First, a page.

RIAs regularly review their clients’ financial goals and portfolios. They should also service themselves with the same care and consistency with an internal review of their technology infrastructure and back office.
This analysis should cover the following core systems: custodian interface, performance reporting/portfolio accounting, CRM, financial planning, trading and rebalancing, and client portal. As part of this review, different team members with varying degrees of responsibilities and functions should answer the following questions:
- How often are you using each back office system?
- Are you using each system as originally designed/intended?
- Is the current technology user friendly and intuitive?
- Do the systems you use integrate in an efficient manner so that duplicative, manual data entry is kept to a minimum?
- How much time is spent correcting data that should have properly flowed between fully-integrated systems?
As RIAs ask themselves the above questions, they should also dig deeper into how they’re using each system and how the systems work together. This deeper analysis of the firm’s technology infrastructure will allow a better understanding of whether the broader team should be using each system differently, or whether new systems are required to continue gaining efficiencies through integrations and automated processes.
After all, an RIA’s technology suite is only as strong as its integration and the integrity of the data residing in each of the core systems.
This self-reflection is healthy for all RIAs and should happen at least once a year to maintain the most automated and efficient workflows within the business. RIAs typically need minor adjustments each year to maximize their systems’ capabilities, but once it’s time to more seriously dive into the function of each individual system and how they relate to the broader RIA ecosystem as a whole, it’s worthwhile to take the time to do it correctly.
This process of revamping a firm’s technology suite can often be intimidating and is usually avoided due to the fear triggered at the thought of spending money on new technology tools and/or making current workflows more complex. Many firms overlook the fact that the answer may be to remove some of the technology pieces they have put in place over the years, or to simplify the structure of how they are currently using their existing tools.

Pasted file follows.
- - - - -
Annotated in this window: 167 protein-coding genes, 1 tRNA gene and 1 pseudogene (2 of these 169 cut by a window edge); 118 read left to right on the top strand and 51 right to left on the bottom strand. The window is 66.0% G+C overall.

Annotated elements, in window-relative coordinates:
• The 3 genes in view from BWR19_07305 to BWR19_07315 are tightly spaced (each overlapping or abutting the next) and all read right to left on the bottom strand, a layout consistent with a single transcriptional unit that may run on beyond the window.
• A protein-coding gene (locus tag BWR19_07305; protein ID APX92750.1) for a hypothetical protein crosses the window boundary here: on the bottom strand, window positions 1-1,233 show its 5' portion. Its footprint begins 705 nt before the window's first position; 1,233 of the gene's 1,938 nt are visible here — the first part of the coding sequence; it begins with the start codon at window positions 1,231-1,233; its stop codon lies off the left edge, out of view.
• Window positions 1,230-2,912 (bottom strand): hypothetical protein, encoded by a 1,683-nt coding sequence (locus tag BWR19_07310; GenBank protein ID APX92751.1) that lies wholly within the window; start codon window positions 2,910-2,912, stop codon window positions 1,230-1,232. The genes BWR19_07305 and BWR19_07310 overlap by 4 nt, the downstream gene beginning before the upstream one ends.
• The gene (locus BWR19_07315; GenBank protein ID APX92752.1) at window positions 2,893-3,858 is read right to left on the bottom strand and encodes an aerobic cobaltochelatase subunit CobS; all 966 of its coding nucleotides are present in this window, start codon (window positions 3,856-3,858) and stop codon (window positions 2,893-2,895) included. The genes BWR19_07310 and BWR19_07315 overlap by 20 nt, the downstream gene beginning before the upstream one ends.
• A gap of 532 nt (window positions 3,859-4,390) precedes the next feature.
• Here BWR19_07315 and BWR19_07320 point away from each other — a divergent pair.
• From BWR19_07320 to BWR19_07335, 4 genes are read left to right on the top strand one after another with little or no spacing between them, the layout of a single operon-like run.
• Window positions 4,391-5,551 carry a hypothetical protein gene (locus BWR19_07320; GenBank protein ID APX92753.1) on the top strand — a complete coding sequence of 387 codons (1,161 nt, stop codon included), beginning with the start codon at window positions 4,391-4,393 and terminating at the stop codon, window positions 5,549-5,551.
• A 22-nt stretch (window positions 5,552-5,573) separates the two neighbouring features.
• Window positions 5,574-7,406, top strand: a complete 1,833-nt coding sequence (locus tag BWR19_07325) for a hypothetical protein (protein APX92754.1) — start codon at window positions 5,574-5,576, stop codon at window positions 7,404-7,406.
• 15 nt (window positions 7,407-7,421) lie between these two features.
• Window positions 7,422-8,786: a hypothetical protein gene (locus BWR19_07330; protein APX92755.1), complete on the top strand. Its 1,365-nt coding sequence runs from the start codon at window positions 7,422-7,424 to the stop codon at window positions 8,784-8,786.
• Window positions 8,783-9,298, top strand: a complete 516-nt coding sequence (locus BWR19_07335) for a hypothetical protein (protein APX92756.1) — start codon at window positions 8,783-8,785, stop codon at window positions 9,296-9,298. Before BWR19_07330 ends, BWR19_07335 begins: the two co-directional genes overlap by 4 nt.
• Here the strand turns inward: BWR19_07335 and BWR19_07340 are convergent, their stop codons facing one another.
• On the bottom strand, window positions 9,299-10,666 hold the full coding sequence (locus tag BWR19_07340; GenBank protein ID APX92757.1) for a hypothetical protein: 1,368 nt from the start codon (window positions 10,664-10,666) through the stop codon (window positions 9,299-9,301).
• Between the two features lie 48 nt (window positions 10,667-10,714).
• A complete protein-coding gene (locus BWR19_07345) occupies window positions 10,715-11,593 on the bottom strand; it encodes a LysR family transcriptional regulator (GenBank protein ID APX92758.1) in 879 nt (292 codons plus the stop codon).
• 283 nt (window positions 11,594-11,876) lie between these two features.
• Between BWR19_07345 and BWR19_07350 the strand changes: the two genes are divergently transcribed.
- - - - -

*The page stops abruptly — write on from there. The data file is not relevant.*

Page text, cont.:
If a firm does need to update its technology, the goal should always be to alleviate advisors and employees of the time spent completing tasks that could be automated. The added cost of an updated system is easily paid for by the fact that the team is now able to service the existing client base on a deeper level as well as handle new client relationships they otherwise couldn’t have taken on with the legacy systems in place.
With an improved technology suite, an RIA can reduce the time and headache of redundancies in a broken infrastructure. By improving employees’ quality of work and freeing them up to provide a higher level of service, an RIA increases profit margins and the likelihood of receiving more referrals from happier clients. Most importantly, by having a fully integrated, robust infrastructure, an RIA is establishing their firm as a cross-functional organization capable of becoming a “professional buyer” and competing in the ultra-competitive M&A space.
Whether pursuing an organic or inorganic growth strategy, RIAs will need to leverage their technology infrastructure in order to serve more and more sophisticated clients in an efficient and profitable fashion.
This article appeared on Advisor Perspectives.